Emmys, Pennant Races Mark 'No Football Weekend'
September 23, 2013

I'm not sure why I watch the Emmy Awards anymore. I don't watch any of the shows. Most are on premium cable like HBO or Showtime, and others I just either don't have time, or am simply not interested. About the only shows I still watch are The Big Bang Theory and Modern Family, and I actually missed most of the latter last season. I just like awards shows I guess.

The most recent programs where celebrities get honored by other celebrities have had great hosts. If Billy Crystal isn't available to do the Oscars, then give me Neil Patrick Harris, Tina Fey and Amy Poehler, or Ricky Gervais anytime. Harris hosted the Emmys and did a nice job.

Other than Jim Parsons winning for Big Bang, I really didn't care who won anything. You watch for the pageantry and presentation, right? Even though I don't watch the shows, the Emmys celebrate television, and who doesn't like television?

The best acceptance speeches were the first one, and the next-to-last one. Merritt Weaver won Best Supporting Actress in a Comedy for her role in Nurse Jackie, took to the dais, and said, “Thank you so much. Um. I gotta go. Bye.” And that was it. No orchestra needed to play her off. And when Steven Levitan accepted the award for Best Comedy Series for Modern Family, he began by saying, “this may be the saddest Emmys of all time, but we could not be happier.”

There were some nice comedic moments, but the show went a different direction this year, recognizing several different people who passed on. Right after Parsons got his award, the show segued stage left to Rob Reiner, who talked about the life and death of Jean Stapleton—his TV mother-in-law on All in the Family. There were several others—Robin Williams on Jonathan Winters, Jane Lynch on the young Glee cast member Corey Monteith, Edie Falco on her Sopranos husband James Gandolfini, and Michael J. Fox (not looking well himself from his Parkinsons) on the death of Family Ties creator Gary David Goldberg. Oh yeah, and the usual 'In Memoriam' segment that came later. Nicely done tributes, but maybe a little bit much.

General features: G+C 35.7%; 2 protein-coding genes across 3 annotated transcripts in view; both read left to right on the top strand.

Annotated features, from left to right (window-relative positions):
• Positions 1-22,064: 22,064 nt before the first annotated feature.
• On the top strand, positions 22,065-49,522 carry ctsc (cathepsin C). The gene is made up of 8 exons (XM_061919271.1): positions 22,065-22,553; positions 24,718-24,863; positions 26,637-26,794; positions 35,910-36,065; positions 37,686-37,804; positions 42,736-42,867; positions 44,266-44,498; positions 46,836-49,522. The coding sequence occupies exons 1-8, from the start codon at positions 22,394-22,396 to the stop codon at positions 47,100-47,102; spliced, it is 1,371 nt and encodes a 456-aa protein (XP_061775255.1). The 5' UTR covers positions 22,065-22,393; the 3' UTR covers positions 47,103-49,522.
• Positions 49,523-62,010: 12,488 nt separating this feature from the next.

Even the live performances were melancholy. Elton John wrote, and performed a song about Liberace, and even Carrie Underwood's singing of Yesterday as a tribute to the upcoming 50th anniversary of the Beatles on The Ed Sullivan Show was preceded by the clip of Walter Cronkite announcing the death of John F. Kennedy. We know a lot of Hollywood stars drink at the after parties, but maybe this year they were drinking to drown their sorrows.

There were some funny bits. Harris did do a song and dance number, but in the middle of the show instead of the beginning. His How I Met Your Mother castmates did a bit where they staged an intervention, because Harris suffered from EHD (excessive hosting disorder), complete with cameo by Arsenio Hall. When the accountants were announced, Bob Newhart was standing in the group. Newhart also presented with Parsons. If you like Will Farrell, you would've loved the end where he presents the final awards in shorts, and with three kids with him—claiming he was called 45 minutes earlier after Helen Mirren and Maggie Smith dropped out, and couldn't get child care. Not a bad three hours of television on a Sunday night.

Baseball bits: Like the Emmys themselves, my column is running long, but the one time I actually wanted to see the Yankees on TBS (it seems like they are on every Sunday), I couldn't. The Yankees were hosting the Giants, so the TBS broadcast was blacked out in northern California. The Giants did not show all of the Mariano Rivera Day festivities live, like I'm sure TBS did. Too bad the talking heads at Comcast Sportsnet Bay Area were too busy blabbing about Brandon Belt and Buster Posey. I ended up watching the first quarter of the Charger game.

Football Free: That was the only football I watched this weekend, except for the high school game I broadcast Saturday night. Had to watch the Giants-Yankees Saturday and Sunday morning, and the A's clinch the AL West Sunday afternoon...Wednesday's Dodgers-Diamondbacks game was on ESPN, but LA didn't clinch the division that night. I listened to Thursday's day game on my computer when I got home that night, It would have been much better to see the celebration than have to listen on my little tablet, but at least they did it.

View All Commentaries